Student Loans—Are They, In Fact, Dischargeable in Bankruptcy?
The high cost of education has been in the news a great deal lately, as the quantity of debt that students are forced to accrue to obtain degrees rises into the tens and hundreds of thousands of dollars. Common wisdom–and just about any loan servicer you ask–says that there are no circumstances under which education-related debt is forgivable in bankruptcy. In fact, according to one study of bankruptcy filings, consumers overwhelmingly believe this to be the case. The study found that only 0.1% of all those filing for bankruptcy who had student loans included those loans in their bankruptcy proceedings.
However, under very limited circumstances, and with a bit of extra effort, you may in fact be able to discharge all or part of your education loans in bankruptcy. Bankruptcy law states that education loans are not eligible for discharge unless not discharging them would cause the borrower undue hardship. Bankruptcy courts have established two tests to determine when a borrower’s hardship would be “undue.” One, known as the Brunner test, has three parts: 1) continuing to pay the loan would cause the borrower to be incapable of affording a minimum standard of living; 2) the borrower does not anticipate that his or her financial situation will change; and 3) the borrower has made a good faith effort to pay down the student loans. Essentially, the borrower must show that he or she would be in poverty if forced to pay the loans, and that there is no reason to believe that those circumstances will change. In another test, known as the “Totality of the Circumstances” test, the court will look at all factors—your employment history, health issues, or other life events such as having children—to determine whether it would be an undue hardship to force you to pay back your student loans.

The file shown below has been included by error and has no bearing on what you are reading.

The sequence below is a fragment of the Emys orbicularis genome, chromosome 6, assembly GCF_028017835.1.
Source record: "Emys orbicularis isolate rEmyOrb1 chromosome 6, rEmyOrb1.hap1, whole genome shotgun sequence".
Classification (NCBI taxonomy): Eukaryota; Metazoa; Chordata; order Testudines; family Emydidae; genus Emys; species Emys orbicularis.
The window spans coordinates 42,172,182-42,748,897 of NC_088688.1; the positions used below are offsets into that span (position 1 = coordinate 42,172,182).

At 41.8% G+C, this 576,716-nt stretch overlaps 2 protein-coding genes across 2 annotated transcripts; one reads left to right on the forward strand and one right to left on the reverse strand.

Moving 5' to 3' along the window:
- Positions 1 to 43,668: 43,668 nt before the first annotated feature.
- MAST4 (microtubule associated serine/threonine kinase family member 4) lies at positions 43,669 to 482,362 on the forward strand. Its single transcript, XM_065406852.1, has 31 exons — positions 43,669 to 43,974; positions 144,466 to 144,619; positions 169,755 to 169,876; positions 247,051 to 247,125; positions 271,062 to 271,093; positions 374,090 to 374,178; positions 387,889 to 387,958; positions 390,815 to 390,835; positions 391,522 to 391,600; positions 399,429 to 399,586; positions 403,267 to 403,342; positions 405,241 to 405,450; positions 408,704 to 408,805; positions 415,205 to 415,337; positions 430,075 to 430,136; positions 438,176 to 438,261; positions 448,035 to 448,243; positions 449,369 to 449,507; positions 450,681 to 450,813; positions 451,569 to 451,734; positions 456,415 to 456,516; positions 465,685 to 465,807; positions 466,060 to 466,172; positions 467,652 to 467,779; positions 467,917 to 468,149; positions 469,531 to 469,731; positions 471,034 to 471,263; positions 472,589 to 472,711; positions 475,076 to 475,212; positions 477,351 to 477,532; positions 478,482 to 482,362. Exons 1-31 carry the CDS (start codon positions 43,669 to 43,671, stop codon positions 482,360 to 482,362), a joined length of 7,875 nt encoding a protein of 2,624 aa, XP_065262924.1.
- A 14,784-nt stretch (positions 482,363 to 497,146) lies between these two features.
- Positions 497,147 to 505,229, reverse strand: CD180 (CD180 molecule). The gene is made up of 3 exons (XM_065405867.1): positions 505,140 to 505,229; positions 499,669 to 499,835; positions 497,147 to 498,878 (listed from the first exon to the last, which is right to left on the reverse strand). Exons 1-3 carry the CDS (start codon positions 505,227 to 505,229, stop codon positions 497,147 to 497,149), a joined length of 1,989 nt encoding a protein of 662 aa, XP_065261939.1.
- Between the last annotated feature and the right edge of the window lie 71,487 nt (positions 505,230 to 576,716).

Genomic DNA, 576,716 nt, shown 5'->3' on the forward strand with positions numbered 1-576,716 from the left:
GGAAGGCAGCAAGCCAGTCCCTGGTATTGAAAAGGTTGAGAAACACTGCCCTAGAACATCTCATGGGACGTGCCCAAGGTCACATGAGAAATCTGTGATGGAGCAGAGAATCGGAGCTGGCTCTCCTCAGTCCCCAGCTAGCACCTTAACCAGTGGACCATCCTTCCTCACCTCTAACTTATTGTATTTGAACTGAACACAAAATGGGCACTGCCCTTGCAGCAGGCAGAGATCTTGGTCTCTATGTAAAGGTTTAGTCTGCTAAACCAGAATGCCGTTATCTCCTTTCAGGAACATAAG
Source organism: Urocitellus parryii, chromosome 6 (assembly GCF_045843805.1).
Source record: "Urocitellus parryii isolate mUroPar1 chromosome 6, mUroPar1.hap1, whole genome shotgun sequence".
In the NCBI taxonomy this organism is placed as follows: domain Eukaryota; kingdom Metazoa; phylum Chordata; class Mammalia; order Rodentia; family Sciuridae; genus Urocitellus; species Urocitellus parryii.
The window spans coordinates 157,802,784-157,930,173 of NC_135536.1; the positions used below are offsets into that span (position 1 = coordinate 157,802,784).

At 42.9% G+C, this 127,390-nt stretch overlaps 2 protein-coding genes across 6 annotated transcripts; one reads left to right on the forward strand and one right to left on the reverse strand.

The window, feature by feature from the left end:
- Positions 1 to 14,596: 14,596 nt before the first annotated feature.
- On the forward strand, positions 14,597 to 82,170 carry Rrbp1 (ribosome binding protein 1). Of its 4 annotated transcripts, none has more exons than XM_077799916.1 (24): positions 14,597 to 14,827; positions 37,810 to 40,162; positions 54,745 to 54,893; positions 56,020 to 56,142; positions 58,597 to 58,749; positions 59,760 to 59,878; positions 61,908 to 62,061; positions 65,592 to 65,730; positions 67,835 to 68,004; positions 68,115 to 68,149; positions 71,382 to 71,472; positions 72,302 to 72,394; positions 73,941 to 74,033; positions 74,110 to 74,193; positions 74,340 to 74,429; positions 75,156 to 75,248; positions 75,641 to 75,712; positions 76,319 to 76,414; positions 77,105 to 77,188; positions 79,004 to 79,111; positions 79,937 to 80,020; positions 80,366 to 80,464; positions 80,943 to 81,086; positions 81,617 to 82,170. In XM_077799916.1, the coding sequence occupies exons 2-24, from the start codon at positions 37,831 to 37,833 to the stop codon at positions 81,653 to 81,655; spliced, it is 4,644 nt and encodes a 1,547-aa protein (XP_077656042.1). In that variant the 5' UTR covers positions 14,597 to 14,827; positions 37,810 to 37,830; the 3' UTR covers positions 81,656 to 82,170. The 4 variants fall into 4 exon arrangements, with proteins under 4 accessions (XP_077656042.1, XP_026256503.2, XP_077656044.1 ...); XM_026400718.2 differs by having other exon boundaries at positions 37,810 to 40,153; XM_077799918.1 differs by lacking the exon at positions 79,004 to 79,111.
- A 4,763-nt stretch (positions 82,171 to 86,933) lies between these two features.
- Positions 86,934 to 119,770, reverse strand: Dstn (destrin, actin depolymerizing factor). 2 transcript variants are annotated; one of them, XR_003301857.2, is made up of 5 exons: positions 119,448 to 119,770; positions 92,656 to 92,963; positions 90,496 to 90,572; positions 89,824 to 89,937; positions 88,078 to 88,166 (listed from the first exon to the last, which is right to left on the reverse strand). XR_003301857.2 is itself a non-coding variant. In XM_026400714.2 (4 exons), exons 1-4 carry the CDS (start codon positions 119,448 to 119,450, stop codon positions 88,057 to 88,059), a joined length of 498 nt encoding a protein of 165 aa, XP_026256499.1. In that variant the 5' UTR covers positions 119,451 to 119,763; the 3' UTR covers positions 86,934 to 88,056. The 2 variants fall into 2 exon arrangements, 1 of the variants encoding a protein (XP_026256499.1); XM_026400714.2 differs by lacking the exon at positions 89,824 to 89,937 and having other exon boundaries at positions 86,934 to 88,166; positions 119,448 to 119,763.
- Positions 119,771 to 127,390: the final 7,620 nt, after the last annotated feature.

If you do believe you might meet the criteria to show that paying back student loans would cause an undue hardship, you must file an adversary proceeding with the court. This basically amounts to another lawsuit within your bankruptcy action. Hiring an attorney who is experienced in bankruptcy actions and student loan discharge will be important to your success in this process.
For assistance in determining whether you may be a good candidate for discharging student loans via bankruptcy, or if you have other bankruptcy-related questions, contact Germantown bankruptcy law firm Haeger Law for a consultation, at 888-463-3520.